And Waterdeep: Dragon Heist takes that idea even further. Treasure isn’t just a reward, it’s a way for the GM to adjust the player experience. It’s a choice for players to make. It’s an immediate impact a character can have on the world around them. Do they wear the rings they’ve found or do they sell them? Do they switch weapons? Dragon Heist takes this a step further. In our review, we talk about, Trollskull Manor, the run-down inn that players are rewarded with for successfully completing their first quest. It’s property in the city of Waterdeep, and it comes with its own little map and neighborhood, and it’s right away a place that PC’s can use their treasure.
This is something out of older editions of D&D. When players reached a certain level, they could build a castle or a wizard’s tower or what have you and start attracting followers. These were investments of gold and time and resources–players could upgrade their bases, build battlements and ballistae, and so on. And this idea is still present here, only Dragon Heist suggests that the appropriate level for having a base of operations is level 2. It’s a module that doesn’t want you to wait around to try and hit the higher levels that many campaigns never will. Most campaigns never hit 17th level, let alone 20th. Common advice is to build for 6th level, rather than 20th. And in Waterdeep, players have a chance to use their treasure for something more than just numerical upgrades.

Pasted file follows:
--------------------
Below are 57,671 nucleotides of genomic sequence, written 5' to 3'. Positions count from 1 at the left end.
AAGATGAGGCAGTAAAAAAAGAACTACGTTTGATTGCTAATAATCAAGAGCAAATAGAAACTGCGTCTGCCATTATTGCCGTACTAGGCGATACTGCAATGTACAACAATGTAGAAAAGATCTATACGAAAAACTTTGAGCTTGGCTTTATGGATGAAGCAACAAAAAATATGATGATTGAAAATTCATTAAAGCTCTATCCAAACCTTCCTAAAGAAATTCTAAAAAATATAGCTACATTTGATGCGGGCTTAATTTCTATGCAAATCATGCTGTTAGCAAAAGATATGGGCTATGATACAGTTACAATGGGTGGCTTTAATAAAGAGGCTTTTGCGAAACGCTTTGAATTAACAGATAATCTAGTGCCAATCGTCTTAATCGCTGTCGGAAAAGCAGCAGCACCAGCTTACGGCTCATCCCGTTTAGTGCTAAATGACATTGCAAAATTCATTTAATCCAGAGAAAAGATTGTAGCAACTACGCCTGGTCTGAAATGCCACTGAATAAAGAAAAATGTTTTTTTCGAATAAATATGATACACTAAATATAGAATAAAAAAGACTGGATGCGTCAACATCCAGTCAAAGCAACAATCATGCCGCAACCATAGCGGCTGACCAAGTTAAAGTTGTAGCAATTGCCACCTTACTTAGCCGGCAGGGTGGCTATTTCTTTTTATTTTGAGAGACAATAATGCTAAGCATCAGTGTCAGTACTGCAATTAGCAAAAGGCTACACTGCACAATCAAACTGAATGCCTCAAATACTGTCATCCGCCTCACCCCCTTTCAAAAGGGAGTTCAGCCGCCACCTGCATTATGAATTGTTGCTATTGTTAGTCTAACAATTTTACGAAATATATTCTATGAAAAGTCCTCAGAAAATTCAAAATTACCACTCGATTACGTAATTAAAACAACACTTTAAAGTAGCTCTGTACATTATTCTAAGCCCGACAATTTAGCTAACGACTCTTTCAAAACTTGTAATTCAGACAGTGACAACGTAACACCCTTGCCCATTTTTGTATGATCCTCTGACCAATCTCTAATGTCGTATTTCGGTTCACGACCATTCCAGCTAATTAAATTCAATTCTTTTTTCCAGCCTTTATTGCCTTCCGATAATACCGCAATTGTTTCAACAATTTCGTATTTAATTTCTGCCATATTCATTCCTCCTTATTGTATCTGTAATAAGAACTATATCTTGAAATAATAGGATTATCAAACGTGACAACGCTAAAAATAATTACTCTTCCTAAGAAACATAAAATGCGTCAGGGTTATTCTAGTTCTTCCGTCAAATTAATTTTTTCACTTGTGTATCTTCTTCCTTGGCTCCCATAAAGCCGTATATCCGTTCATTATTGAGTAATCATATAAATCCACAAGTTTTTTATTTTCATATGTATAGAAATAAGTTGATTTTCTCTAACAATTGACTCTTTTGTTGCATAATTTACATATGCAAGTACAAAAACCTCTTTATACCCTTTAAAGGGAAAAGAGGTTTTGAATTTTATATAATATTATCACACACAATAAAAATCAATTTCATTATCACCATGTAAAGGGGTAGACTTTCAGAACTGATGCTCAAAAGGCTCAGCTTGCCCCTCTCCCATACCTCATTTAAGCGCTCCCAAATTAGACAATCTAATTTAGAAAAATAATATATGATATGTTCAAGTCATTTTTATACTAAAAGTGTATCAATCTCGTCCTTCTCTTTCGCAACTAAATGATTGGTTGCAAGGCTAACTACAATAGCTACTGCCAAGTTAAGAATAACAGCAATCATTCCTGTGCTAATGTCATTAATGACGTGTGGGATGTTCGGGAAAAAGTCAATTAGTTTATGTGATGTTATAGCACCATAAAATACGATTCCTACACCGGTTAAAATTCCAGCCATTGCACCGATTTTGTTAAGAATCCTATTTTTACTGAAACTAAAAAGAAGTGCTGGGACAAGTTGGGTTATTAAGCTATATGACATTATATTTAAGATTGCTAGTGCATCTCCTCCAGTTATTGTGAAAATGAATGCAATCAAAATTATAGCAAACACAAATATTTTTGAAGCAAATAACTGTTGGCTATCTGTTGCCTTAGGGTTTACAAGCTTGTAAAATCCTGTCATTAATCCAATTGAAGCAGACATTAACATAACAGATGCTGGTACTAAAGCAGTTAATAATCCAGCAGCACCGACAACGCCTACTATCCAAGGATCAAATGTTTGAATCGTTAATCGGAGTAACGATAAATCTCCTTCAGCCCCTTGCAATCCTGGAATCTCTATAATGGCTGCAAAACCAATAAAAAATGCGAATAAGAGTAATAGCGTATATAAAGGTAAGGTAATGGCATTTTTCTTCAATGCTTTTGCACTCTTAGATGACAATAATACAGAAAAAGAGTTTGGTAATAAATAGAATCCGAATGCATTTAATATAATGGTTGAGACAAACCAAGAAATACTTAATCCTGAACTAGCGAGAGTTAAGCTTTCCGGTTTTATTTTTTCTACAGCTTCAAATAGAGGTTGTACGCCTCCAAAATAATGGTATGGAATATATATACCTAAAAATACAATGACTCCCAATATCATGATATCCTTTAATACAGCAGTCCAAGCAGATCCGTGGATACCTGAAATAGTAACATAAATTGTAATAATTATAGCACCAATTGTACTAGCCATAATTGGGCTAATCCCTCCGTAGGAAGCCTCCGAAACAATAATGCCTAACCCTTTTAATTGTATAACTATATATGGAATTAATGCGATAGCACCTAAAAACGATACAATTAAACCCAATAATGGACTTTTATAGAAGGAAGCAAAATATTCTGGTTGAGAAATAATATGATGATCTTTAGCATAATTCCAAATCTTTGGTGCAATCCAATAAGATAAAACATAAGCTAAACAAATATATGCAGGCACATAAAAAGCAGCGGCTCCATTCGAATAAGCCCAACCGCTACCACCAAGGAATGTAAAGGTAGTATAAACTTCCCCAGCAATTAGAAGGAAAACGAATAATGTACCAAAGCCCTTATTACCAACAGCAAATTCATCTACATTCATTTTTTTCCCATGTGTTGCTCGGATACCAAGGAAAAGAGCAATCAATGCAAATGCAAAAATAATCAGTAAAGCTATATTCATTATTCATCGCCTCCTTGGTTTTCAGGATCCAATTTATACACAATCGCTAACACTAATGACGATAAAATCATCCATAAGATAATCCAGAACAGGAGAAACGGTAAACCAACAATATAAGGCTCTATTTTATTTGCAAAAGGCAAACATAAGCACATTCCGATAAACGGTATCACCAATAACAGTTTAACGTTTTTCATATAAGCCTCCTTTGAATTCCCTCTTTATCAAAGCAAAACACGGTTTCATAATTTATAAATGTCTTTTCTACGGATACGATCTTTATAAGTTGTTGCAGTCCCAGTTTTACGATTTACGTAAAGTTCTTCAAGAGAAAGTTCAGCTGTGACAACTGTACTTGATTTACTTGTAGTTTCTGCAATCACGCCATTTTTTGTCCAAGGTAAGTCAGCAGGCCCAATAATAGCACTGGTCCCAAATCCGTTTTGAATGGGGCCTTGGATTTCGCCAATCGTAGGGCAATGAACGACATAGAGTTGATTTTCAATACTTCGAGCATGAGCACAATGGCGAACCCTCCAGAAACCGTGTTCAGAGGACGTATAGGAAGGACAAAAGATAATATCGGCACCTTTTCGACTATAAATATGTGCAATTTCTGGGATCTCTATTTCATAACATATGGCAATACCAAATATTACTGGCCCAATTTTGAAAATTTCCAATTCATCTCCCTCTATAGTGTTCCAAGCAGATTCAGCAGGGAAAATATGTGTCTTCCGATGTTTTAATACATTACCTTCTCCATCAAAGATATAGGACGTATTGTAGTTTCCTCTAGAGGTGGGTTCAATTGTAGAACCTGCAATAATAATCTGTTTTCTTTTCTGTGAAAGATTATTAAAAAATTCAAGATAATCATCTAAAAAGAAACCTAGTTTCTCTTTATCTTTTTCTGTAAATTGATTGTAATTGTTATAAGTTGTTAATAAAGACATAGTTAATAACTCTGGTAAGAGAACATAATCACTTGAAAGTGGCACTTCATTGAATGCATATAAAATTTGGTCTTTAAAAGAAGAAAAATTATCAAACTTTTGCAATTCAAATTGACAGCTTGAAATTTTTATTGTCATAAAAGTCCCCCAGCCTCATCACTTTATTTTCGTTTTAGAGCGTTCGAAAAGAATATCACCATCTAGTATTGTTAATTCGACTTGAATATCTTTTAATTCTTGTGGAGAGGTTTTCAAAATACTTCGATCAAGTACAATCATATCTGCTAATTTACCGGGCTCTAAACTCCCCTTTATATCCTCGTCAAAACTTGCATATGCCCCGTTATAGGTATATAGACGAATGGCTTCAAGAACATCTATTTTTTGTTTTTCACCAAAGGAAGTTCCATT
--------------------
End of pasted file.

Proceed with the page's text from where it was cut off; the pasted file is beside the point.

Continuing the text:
Though…numerical upgrades can be real nice
You can improve your inn. Spend it on faction aid and services in Waterdeep. Especially if, at the end of the adventure, the players somehow manage to get their hands on the cache of Gold Dragons, that’s 500K gold pieces to their names. At least for a little while. And by the end of the adventure, players should only be about 5th level. The trick is to give players stuff to spend gold on. Let them build that Guildhall or run a business that operates out of the Inn. Have other villains come after their cache of gold. Or maybe it’s allies, especially powerful allies like the Open Lord of Waterdeep, who want to get some of that gold. And suddenly players have a lot more agency in the game.
They juggle with more choices. Waterdeep: Dragon Heist has this attitude that, once you’ve found the gold, the real adventure begins. So it doesn’t make players wait, it gives them gold and then sits back to watch what happens. And that’s so interesting to me. When your players have more than enough to get the necessary upgrades, what else do they buy? How does it change the way they feel about the world?
For me, players with a base in Waterdeep sounds perfect. Now they have something that anchors their presence in the world. They have something to call their own that does something way more than just increase the math. It has all these intangible benefits that a GM can exploit to put pressure on the players. Threaten their property and you have a great way to earn enmity for a paper-pusher type who’s come in demanding that players shut down their business.
Or give them enough money to start buying ships and wagons, and watch what they do. Anyway, Waterdeep: Dragon Heist has a lot to offer GMs, especially its philosophies about adventure and reward. So don’t delay and pass out treasure enough to make a dent in the world to your players today.